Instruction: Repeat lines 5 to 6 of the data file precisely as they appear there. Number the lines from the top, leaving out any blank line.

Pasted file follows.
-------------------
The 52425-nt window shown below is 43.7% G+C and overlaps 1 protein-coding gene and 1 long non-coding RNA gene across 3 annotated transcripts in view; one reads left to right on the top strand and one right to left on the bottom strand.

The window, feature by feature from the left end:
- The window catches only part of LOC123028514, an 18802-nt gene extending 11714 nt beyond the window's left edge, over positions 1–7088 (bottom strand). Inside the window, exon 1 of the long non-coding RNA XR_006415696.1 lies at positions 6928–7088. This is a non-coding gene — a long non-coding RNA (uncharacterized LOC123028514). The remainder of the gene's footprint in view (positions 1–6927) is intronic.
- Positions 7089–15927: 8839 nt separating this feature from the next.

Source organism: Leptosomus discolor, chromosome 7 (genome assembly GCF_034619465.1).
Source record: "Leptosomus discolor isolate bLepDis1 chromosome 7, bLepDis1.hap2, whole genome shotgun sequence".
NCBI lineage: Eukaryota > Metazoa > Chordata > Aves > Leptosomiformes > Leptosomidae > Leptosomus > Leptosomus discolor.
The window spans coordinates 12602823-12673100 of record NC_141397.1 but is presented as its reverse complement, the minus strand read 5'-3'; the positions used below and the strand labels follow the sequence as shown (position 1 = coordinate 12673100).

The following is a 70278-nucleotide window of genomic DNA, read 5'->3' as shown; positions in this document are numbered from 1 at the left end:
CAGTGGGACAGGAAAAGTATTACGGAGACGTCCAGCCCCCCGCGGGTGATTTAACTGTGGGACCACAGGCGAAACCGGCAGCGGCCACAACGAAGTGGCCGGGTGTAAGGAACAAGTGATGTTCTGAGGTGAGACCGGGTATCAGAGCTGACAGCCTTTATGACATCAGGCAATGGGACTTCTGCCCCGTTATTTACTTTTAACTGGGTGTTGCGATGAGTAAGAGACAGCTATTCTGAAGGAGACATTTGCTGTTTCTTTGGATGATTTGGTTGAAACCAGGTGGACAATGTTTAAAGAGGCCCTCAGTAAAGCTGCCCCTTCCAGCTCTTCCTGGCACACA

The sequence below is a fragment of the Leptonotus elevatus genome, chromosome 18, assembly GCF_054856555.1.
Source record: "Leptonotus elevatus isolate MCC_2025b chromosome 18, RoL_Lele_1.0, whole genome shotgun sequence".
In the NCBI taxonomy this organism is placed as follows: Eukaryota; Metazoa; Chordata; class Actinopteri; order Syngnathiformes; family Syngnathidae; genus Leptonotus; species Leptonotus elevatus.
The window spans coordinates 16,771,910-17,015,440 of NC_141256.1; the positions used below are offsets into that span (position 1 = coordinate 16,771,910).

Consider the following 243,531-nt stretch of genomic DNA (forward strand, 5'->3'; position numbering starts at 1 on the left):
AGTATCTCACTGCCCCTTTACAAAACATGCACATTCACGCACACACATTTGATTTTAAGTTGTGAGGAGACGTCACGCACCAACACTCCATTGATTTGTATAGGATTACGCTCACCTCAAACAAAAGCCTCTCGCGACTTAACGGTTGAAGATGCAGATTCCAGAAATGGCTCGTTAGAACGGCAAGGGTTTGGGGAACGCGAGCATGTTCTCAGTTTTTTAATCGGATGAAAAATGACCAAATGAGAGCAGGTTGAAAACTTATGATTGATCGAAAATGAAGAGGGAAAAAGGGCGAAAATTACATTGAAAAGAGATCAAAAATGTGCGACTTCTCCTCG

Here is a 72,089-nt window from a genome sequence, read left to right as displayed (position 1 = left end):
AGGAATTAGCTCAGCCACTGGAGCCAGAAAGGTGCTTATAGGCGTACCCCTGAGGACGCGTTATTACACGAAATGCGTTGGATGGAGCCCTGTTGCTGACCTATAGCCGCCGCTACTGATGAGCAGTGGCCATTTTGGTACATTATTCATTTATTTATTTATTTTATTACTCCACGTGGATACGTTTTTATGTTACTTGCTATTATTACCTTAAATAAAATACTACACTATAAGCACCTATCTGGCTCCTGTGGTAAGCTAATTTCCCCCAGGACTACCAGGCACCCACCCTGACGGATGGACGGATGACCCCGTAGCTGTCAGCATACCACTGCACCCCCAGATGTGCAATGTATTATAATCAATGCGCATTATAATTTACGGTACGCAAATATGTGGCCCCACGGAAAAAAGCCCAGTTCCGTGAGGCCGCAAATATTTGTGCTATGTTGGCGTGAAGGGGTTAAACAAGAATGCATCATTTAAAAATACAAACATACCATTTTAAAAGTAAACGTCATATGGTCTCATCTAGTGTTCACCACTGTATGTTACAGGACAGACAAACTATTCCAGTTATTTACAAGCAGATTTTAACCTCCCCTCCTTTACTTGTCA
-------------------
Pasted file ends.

Source organism: Leptosomus discolor, chromosome 7 (genome assembly GCF_034619465.1).
Source record: "Leptosomus discolor isolate bLepDis1 chromosome 7, bLepDis1.hap2, whole genome shotgun sequence".